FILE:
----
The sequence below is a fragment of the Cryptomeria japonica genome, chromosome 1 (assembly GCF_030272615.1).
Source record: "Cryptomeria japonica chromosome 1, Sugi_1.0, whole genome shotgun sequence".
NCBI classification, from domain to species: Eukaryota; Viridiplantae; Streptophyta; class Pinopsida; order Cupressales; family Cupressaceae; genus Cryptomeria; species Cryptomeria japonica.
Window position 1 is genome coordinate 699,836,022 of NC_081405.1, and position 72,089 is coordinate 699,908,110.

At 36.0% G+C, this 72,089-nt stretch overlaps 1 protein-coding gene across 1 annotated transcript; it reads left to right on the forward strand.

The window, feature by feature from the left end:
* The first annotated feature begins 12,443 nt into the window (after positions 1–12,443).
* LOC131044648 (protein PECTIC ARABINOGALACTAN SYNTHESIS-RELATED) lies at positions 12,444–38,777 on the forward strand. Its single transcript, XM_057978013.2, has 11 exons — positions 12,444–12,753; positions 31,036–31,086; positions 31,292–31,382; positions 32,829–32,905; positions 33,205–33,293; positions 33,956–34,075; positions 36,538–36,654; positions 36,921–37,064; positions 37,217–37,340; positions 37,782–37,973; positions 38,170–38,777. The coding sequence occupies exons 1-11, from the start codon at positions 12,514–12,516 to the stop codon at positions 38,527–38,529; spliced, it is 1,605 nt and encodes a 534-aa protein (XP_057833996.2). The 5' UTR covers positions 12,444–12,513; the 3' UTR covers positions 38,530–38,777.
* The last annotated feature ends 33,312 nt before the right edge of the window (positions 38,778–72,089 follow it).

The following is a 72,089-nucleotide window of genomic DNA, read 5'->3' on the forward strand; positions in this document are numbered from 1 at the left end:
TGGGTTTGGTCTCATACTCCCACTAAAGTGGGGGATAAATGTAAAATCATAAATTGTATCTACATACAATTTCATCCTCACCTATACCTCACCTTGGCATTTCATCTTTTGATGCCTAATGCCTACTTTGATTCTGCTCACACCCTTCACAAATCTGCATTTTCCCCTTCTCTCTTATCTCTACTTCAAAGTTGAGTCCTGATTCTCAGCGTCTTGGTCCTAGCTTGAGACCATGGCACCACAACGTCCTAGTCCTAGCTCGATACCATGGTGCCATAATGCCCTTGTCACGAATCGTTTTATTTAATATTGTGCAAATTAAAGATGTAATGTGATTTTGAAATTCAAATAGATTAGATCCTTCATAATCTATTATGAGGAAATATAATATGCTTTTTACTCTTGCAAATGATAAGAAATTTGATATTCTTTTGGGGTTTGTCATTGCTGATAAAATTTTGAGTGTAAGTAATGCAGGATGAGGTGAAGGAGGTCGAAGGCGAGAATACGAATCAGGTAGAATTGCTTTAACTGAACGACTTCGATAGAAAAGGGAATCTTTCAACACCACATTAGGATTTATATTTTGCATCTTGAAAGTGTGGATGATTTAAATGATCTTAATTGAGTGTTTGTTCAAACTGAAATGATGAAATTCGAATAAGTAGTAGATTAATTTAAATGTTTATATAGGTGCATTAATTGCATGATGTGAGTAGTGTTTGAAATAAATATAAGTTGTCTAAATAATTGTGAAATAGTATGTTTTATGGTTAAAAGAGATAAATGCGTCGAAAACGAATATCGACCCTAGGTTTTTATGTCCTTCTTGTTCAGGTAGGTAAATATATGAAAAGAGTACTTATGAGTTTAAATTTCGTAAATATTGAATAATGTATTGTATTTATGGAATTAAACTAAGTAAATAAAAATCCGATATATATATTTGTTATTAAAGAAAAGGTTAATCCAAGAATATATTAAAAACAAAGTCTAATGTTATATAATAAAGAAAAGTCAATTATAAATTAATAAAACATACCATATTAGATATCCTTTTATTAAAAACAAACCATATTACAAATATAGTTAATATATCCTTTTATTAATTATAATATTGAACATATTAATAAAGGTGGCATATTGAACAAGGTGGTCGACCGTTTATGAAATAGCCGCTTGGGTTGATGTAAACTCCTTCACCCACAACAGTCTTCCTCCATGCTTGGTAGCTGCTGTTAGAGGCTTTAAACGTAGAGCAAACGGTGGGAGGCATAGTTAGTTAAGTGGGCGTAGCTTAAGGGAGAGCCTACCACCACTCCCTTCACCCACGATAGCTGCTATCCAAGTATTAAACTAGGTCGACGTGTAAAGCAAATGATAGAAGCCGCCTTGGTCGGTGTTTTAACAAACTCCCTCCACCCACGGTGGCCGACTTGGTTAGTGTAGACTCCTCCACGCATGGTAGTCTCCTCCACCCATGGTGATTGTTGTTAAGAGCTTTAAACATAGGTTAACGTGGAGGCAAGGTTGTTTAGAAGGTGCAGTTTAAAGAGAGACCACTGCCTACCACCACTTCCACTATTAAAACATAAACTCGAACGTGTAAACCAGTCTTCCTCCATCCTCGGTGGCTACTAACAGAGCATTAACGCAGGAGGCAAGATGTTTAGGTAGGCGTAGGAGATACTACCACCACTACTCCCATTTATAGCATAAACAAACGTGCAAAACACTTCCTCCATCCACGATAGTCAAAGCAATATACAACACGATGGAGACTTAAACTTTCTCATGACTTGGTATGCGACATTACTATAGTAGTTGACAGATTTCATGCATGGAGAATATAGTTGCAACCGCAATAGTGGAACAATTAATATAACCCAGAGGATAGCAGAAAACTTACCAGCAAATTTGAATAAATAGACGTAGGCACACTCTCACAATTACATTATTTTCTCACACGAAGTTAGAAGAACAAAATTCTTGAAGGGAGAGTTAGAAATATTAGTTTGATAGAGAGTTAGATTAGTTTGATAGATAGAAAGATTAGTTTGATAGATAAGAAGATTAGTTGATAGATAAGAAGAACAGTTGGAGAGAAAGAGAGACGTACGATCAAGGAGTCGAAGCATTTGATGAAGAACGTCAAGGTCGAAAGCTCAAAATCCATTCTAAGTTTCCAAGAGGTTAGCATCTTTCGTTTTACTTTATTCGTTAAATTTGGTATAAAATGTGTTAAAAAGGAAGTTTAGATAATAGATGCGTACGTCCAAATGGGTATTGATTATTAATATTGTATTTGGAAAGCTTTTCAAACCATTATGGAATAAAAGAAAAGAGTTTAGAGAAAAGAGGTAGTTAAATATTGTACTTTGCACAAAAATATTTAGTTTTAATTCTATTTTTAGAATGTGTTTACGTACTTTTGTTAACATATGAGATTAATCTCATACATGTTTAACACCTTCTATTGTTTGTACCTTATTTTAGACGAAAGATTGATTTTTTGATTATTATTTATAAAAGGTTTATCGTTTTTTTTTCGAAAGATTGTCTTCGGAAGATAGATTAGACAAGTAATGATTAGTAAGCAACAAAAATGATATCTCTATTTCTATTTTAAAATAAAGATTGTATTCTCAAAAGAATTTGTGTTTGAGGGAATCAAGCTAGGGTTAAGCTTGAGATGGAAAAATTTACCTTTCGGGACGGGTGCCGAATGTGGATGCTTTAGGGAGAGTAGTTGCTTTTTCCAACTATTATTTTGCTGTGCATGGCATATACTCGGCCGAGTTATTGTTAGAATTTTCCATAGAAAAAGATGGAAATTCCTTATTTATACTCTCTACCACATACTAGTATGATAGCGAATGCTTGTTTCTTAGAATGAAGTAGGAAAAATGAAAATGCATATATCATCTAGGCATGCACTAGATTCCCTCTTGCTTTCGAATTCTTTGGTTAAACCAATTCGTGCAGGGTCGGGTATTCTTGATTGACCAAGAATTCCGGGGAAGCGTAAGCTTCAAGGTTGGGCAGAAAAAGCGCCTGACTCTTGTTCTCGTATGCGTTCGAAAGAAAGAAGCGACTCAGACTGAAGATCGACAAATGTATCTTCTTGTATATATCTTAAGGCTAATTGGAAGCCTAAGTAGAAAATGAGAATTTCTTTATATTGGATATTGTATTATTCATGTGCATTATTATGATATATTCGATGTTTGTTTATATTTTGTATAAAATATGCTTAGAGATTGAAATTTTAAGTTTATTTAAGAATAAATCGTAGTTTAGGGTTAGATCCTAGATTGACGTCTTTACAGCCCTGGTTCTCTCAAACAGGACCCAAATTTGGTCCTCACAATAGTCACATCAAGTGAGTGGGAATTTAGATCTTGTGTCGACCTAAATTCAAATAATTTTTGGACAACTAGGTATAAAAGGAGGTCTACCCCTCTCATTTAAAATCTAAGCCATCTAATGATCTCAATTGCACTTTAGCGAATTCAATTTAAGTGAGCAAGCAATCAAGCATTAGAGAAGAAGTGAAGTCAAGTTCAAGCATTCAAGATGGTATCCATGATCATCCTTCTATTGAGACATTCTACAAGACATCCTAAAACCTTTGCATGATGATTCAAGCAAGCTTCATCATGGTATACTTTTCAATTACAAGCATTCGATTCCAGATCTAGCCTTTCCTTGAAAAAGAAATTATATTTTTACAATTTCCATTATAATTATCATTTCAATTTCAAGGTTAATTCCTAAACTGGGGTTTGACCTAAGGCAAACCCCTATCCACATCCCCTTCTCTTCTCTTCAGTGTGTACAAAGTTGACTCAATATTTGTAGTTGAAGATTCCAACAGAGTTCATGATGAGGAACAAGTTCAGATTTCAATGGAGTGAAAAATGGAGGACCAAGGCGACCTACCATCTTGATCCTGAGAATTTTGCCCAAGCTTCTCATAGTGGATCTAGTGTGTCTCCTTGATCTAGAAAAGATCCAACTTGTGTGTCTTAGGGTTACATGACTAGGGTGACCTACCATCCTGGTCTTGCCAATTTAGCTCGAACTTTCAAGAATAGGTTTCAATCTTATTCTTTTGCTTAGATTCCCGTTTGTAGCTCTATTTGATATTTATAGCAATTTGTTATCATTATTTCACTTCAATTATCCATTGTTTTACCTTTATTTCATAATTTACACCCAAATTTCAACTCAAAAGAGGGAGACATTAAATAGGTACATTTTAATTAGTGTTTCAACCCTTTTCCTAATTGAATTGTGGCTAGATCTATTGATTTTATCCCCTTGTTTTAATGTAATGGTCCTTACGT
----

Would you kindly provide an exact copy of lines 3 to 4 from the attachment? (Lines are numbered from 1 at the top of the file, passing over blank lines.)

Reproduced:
NCBI classification, from domain to species: Eukaryota; Viridiplantae; Streptophyta; class Pinopsida; order Cupressales; family Cupressaceae; genus Cryptomeria; species Cryptomeria japonica.
Window position 1 is genome coordinate 699,836,022 of NC_081405.1, and position 72,089 is coordinate 699,908,110.